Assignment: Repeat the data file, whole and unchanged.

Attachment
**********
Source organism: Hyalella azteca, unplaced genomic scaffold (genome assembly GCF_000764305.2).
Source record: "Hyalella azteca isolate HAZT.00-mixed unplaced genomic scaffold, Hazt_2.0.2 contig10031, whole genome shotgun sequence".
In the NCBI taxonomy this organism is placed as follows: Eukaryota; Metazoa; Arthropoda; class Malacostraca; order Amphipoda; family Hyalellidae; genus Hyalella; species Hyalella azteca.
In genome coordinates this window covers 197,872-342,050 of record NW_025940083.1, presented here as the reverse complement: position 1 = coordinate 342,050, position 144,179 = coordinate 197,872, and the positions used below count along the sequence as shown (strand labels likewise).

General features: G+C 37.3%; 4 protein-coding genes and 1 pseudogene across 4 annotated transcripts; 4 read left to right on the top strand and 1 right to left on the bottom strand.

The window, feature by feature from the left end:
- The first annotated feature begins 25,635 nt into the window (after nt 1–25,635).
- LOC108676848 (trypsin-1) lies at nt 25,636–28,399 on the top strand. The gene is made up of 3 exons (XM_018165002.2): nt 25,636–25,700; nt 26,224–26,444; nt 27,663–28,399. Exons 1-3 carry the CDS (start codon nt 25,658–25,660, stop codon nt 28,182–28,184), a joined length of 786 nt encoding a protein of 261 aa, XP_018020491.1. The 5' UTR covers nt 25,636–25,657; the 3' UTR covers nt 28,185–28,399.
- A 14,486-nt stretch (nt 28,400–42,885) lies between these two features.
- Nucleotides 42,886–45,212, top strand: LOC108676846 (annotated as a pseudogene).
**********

Source organism: Hyalella azteca, unplaced genomic scaffold (genome assembly GCF_000764305.2).
Source record: "Hyalella azteca isolate HAZT.00-mixed unplaced genomic scaffold, Hazt_2.0.2 contig10031, whole genome shotgun sequence".
In the NCBI taxonomy this organism is placed as follows: Eukaryota; Metazoa; Arthropoda; class Malacostraca; order Amphipoda; family Hyalellidae; genus Hyalella; species Hyalella azteca.
In genome coordinates this window covers 197,872-342,050 of record NW_025940083.1, presented here as the reverse complement: position 1 = coordinate 342,050, position 144,179 = coordinate 197,872, and the positions used below count along the sequence as shown (strand labels likewise).

General features: G+C 37.3%; 4 protein-coding genes and 1 pseudogene across 4 annotated transcripts; 4 read left to right on the top strand and 1 right to left on the bottom strand.

The window, feature by feature from the left end:
- The first annotated feature begins 25,635 nt into the window (after nt 1–25,635).
- LOC108676848 (trypsin-1) lies at nt 25,636–28,399 on the top strand. The gene is made up of 3 exons (XM_018165002.2): nt 25,636–25,700; nt 26,224–26,444; nt 27,663–28,399. Exons 1-3 carry the CDS (start codon nt 25,658–25,660, stop codon nt 28,182–28,184), a joined length of 786 nt encoding a protein of 261 aa, XP_018020491.1. The 5' UTR covers nt 25,636–25,657; the 3' UTR covers nt 28,185–28,399.
- A 14,486-nt stretch (nt 28,400–42,885) lies between these two features.
- Nucleotides 42,886–45,212, top strand: LOC108676846 (annotated as a pseudogene).